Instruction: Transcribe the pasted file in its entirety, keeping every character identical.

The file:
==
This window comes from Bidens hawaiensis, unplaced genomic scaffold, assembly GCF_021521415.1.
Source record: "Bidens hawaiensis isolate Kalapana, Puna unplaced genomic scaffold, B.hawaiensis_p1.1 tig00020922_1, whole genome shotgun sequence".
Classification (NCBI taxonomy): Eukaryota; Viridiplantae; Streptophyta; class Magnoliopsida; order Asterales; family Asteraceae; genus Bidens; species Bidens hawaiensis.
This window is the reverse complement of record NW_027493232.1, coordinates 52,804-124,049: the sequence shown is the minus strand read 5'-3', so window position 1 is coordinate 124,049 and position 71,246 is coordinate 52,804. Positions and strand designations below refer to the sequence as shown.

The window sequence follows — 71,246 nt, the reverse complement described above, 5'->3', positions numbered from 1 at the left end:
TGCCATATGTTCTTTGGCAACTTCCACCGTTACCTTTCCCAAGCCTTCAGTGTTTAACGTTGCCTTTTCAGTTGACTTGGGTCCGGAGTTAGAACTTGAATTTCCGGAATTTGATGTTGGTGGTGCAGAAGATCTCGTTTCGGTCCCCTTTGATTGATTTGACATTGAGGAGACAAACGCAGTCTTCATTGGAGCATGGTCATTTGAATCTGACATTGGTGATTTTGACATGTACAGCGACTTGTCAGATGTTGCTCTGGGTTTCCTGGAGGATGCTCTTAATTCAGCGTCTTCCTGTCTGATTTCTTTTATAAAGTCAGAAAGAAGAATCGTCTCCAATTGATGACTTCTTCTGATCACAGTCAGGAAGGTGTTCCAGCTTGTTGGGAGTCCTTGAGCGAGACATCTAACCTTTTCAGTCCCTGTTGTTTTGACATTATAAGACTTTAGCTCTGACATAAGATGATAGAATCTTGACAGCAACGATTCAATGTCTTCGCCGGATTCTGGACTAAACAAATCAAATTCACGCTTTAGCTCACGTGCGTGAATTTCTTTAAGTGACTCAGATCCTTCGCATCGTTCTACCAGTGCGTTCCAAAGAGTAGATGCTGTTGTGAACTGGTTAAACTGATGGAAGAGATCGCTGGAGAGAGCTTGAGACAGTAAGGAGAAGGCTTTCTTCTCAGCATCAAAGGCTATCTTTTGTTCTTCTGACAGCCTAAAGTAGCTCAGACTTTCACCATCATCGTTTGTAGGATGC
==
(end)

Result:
This window comes from Bidens hawaiensis, unplaced genomic scaffold, assembly GCF_021521415.1.
Source record: "Bidens hawaiensis isolate Kalapana, Puna unplaced genomic scaffold, B.hawaiensis_p1.1 tig00020922_1, whole genome shotgun sequence".
Classification (NCBI taxonomy): Eukaryota; Viridiplantae; Streptophyta; class Magnoliopsida; order Asterales; family Asteraceae; genus Bidens; species Bidens hawaiensis.
This window is the reverse complement of record NW_027493232.1, coordinates 52,804-124,049: the sequence shown is the minus strand read 5'-3', so window position 1 is coordinate 124,049 and position 71,246 is coordinate 52,804. Positions and strand designations below refer to the sequence as shown.

The window sequence follows — 71,246 nt, the reverse complement described above, 5'->3', positions numbered from 1 at the left end:
TGCCATATGTTCTTTGGCAACTTCCACCGTTACCTTTCCCAAGCCTTCAGTGTTTAACGTTGCCTTTTCAGTTGACTTGGGTCCGGAGTTAGAACTTGAATTTCCGGAATTTGATGTTGGTGGTGCAGAAGATCTCGTTTCGGTCCCCTTTGATTGATTTGACATTGAGGAGACAAACGCAGTCTTCATTGGAGCATGGTCATTTGAATCTGACATTGGTGATTTTGACATGTACAGCGACTTGTCAGATGTTGCTCTGGGTTTCCTGGAGGATGCTCTTAATTCAGCGTCTTCCTGTCTGATTTCTTTTATAAAGTCAGAAAGAAGAATCGTCTCCAATTGATGACTTCTTCTGATCACAGTCAGGAAGGTGTTCCAGCTTGTTGGGAGTCCTTGAGCGAGACATCTAACCTTTTCAGTCCCTGTTGTTTTGACATTATAAGACTTTAGCTCTGACATAAGATGATAGAATCTTGACAGCAACGATTCAATGTCTTCGCCGGATTCTGGACTAAACAAATCAAATTCACGCTTTAGCTCACGTGCGTGAATTTCTTTAAGTGACTCAGATCCTTCGCATCGTTCTACCAGTGCGTTCCAAAGAGTAGATGCTGTTGTGAACTGGTTAAACTGATGGAAGAGATCGCTGGAGAGAGCTTGAGACAGTAAGGAGAAGGCTTTCTTCTCAGCATCAAAGGCTATCTTTTGTTCTTCTGACAGCCTAAAGTAGCTCAGACTTTCACCATCATCGTTTGTAGGATGC